The City of Wilmington is taking down — and storing— statues of Christopher Columbus and Caesar Rodney.
Columbus was removed from a small park on Delaware Ave. Friday morning— and Caesar Rodney is coming down Friday evening. The statue of Caesar Rodney, a former executive leader of Delaware, signer of the Declaration of Independence and slave owner, stands above a square that bears his name at the center of the city.
The removal seems to be an effort to preempt possible destruction of the statues by protesters — as well as a response to the moment of racial reckoning.
City officials say they have been monitoring social media posts indicating individuals and groups are “poised” to damage or remove the statues this weekend.
A memorial to law enforcement officers in Dover was found damaged early Friday morning.
It is not clear whether the Wilmington statues will stay down. Officials say they are being stored to allow for a “community discussion” about the public display of historical figures.
In a statement Friday, Mayor Mike Purzycki called such a discussion "overdue."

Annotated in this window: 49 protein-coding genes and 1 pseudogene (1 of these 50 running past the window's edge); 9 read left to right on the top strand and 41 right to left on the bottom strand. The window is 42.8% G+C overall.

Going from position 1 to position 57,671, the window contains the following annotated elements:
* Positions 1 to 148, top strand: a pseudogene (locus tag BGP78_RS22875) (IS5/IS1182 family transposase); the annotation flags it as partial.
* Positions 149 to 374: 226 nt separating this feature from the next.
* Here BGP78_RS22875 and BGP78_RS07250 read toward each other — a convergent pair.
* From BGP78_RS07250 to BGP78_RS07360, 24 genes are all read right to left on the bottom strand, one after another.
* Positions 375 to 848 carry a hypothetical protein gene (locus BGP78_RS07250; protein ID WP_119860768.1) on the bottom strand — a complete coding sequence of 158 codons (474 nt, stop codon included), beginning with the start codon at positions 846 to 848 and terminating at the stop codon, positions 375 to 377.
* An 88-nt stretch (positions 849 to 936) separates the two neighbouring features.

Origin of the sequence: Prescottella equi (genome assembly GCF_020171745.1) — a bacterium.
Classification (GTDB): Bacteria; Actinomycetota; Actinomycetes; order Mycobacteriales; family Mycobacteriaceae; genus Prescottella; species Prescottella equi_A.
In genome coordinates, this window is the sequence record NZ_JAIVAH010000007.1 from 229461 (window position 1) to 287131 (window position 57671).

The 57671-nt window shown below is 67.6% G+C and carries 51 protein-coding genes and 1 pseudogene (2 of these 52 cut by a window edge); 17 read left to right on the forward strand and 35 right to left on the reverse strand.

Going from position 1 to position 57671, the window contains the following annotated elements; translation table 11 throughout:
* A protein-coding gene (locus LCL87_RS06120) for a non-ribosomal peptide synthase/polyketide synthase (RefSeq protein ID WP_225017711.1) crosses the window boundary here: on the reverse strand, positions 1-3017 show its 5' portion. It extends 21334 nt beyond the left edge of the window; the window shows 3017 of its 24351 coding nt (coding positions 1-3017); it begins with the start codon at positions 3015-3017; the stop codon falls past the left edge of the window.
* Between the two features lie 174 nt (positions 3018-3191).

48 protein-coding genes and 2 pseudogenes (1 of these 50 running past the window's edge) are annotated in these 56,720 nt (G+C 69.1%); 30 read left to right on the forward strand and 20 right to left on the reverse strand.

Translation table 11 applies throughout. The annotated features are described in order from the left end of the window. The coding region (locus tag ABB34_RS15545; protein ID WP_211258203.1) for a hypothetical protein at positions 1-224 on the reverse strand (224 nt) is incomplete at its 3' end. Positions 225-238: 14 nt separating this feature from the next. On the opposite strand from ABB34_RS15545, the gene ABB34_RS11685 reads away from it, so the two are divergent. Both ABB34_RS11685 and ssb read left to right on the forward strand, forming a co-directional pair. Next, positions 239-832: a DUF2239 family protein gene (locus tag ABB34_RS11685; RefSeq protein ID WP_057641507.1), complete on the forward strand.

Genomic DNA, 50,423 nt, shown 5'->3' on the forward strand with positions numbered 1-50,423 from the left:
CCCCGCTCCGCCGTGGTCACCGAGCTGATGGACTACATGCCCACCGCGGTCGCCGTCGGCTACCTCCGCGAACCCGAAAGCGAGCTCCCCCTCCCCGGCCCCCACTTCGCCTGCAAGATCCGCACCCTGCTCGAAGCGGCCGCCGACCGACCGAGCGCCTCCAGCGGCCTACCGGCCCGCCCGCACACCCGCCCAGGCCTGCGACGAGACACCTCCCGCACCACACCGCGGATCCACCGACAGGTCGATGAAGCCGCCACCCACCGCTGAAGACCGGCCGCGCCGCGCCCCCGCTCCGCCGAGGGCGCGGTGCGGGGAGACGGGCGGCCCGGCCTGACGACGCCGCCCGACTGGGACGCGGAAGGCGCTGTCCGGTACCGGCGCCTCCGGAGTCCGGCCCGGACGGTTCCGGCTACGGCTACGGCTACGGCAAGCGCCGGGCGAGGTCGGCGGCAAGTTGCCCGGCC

“We cannot erase history, as painful as it may be, but we can certainly discuss history with each other and determine together what we value and what we feel is appropriate to memorialize,” he said. “We can determine together how we should proceed as a City when it comes to public displays. In this period of awakening for our City, State, and country, we should be listening more to each other and building a more just City and a better America.”
Gov. John Carney said during his biweekly press briefing Friday afternoon he sees it as troubling that it had come to this, but added he’s open to a conversation about the statues.
“I think this idea of having a conversation about our past and coming together as a community about what the future looks like in respect to those symbols is an important exercise," said Carney.
Statues of Christopher Columbus are falling across the country. One was reportedly thrown into a lake in Richmond, Va., one was beheaded in Boston and another pulled to the ground in St. Paul, Minn. City officials reportedly took one down in Camden, N.J.
This story has been updated.